There’s something liberating about admitting a fear. The bad thing you’re scared of may recede if it’s named. Yet, once some light has been shed on the proverbial boogey-man, it’s time to move Quote_500_faithfreed_02on from fear to hope. Where you wish to go is where the focus ought to be. As skiers say, focus on the path, not the trees. If, for example, an actor is afraid he’ll forget his lines, he may benefit from recognizing that fear. But then it’s time for him to take a deep breath and pivot his focus towards his desired outcome.  He might close his eyes for a moment and envision and feel himself remembering all his lines, delivering them impeccably, and nailing the character on stage.

With awareness, we can all cultivate an environment that supports solutions, rather than problems. For starters, notice the content of your conversations. Get in the habit of staying positive. Hear yourself tell others about what you want, rather than what you fear.  First, clean up your own act. Are you inspiring others with your appreciation for the present and enthusiasm for the future? Or do you bring them down by rehashing mistakes and projecting more of them for yourself down the road? Try to be upbeat, not just because it makes you more fun to be around, but because it helps you habituate the happy place.

Once you become conscious of the vibes you put out, have a look around. There are people in our lives that make it a full-time job to complain. Swapping stories of woe has become a sport to these folks, yet you can’t win. As soon as a solution arises, it’s squashed, or a new problem is served. Is that losing game worth playing? Nah. It’s fair to make an assessment now and then of the quality of your conversations with others. If complaining predominates, consider whether that relationship serves you. Sure, friends are great for sharing ups and downs and processing hard times, but if that’s the basis for the friendship, it may not be much of one. On the other hand, if supporting each other through hard times is balanced with plenty of inspiration, positivity and laughter- cool.  There is light.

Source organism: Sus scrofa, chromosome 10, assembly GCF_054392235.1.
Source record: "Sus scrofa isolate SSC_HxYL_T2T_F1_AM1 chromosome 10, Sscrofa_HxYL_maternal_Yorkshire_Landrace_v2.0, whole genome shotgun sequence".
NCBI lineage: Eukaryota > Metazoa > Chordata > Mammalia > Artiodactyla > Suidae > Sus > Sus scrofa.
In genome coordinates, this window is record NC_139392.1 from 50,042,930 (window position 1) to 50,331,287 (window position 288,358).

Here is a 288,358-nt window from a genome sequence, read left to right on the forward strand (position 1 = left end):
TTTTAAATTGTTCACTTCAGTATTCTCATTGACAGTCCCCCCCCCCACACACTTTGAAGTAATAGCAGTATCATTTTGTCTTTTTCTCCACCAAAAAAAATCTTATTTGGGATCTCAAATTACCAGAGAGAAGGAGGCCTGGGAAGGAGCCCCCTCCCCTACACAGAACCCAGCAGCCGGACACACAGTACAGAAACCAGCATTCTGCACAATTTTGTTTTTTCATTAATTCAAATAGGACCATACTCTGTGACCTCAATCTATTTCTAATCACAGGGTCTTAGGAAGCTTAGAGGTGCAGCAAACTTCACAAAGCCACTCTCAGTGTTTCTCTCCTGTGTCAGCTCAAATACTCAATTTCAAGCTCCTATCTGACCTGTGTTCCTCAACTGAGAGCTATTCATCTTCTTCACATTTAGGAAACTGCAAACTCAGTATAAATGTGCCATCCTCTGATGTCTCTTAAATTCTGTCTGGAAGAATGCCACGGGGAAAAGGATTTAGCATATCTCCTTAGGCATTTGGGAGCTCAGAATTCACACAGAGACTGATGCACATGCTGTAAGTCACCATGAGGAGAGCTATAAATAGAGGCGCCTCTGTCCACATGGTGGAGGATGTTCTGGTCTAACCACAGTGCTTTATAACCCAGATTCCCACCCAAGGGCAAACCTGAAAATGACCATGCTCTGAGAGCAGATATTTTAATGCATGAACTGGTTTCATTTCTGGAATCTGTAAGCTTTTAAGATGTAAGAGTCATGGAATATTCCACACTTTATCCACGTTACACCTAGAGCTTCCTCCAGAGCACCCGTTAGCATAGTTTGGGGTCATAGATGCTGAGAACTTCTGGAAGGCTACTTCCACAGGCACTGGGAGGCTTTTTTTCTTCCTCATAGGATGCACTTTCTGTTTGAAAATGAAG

Finally, I want to give a shout out to Solution Focused Brief Therapy— an underutilized form of therapy that puts “customers” in the zone for positive change. Rather than rehash the past and dwell on problems, this type of therapy lives up to its name, by focusing on solutions. Even today, therapy often gets a bad rap. People imagine that it’s a desperate measure taken in dire times. The truth is, a good therapist rounds out a team of healers for healthy people. Just as you visit your dental hygienist regularly and may get an adjustment from your chiropractor, it’s good to have a therapist to check in with when your mind needs a purifying massage. A Solution-Focused Therapist makes a good addition to your wellness team, because he or she leads you to the thinking that allows you to be your best self and lead your best life.

I hope you’ve found this helpful. 🙂 Comments are valued and responded to. Thanks for engaging!